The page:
If you overstay your visa, there is a daily fine of 500 Baht that you will be charged when you try to leave the country. If you can’t pay the fine this is where you get your free stay in jail! You are also very likely to be banned from Thailand if you overstayed by a long time:

  • Overstay more than 90 Days –   1 year ban
  • Overstay more than  1 Year  –    3 year ban
  • Overstay more than  3 Years –   5 year ban
  • Overstay more than  5 Years – 10 year ban

 If you are stopped before you make it to the airport with an overstay, you can go to prison if you are caught by an immigration officer and in some cases even jailed, fined AND deported from Thailand. This also comes with a ban from the country, depending on how long your overstay was:

  • Overstay less than 1 Year  –   5 year ban
  • Overstay more than 1 Year – 10 year ban


Gambling in Thailand

Apart from the government-supported National Lottery and betting on horseracing at the track, gambling is illegal in Thailand yet still surprisingly common. Police (in my experience) seem to be pretty strict on games of poker if they think money is involved, and even just a friendly game amongst other backpackers can attract the wrong attention from the authorities if they’re in a bad mood.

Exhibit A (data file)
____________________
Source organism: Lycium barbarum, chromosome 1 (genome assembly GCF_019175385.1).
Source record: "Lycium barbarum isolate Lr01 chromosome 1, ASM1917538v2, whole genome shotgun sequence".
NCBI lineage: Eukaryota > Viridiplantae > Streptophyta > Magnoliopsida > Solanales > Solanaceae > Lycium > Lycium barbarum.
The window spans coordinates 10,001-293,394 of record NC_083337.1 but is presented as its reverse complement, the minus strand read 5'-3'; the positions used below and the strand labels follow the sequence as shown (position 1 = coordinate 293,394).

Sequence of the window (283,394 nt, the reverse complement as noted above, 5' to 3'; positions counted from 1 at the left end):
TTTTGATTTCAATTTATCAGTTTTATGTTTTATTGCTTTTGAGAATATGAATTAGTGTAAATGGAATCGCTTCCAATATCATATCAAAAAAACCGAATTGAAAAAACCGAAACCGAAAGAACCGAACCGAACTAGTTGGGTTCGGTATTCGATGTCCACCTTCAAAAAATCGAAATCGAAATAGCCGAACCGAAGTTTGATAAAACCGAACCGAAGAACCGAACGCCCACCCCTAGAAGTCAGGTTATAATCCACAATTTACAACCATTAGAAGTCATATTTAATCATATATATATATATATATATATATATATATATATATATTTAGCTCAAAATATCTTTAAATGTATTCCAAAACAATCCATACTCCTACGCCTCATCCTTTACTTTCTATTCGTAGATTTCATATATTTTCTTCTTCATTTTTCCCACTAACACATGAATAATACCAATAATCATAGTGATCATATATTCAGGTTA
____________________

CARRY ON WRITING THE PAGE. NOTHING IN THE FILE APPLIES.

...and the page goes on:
Littering Fines

In February 2018, Thailand authorities finally banned littering at 24 of its most popular beaches due to increasing environmental concerns. Litterers will be prosecuted and either fined 100,000 Baht or face a year in jail. 

You can be fined up to 2,000 Baht if you're caught littering on the streets, with cigarette ends and chewing gum two of the favourites for backpackers to be pulled up for. Some travellers have reported that when they were nabbed for a littering offense they offered what little money they had on them which was generally accepted.


Feeding the Fish

Finally Thailand’s Department of Marine and Coastal Resources (DMCR) is getting serious about protecting its reefs and marine wildlife, and environmental violations (especially in busier tourist areas) could cost offenders a 10,000 Baht fine, a year in jail, or both. One Russian woman found this out the hard way when she was picked up by authorities for feeding fish with breadcrumbs in Phuket last year. Other offences include collecting shells and coral, spearfishing and catching protected species – for example collecting giant clams are often a target for those looking for a free feed and will definitely get you a nice fat fine if you’re caught.


‘Inappropriate Dress’

Now I wish that the police would throw in jail any backpacker dressed like bloody Aladdin (or wearing Crocs or Speedos for that matter) but alas I’m not the ruler of the country yet, and until then we’ll all just have to put up with the selfishness of these absolute twats. Believe it or not however (and I’m not really sure just how the local coppers would check for this) there is a wonderful rule that says that people must wear underwear in a public place.  I want to know what the hell was going on to make them create this law!

Read 517 times Last modified on Monday, 27 August 2018 17:10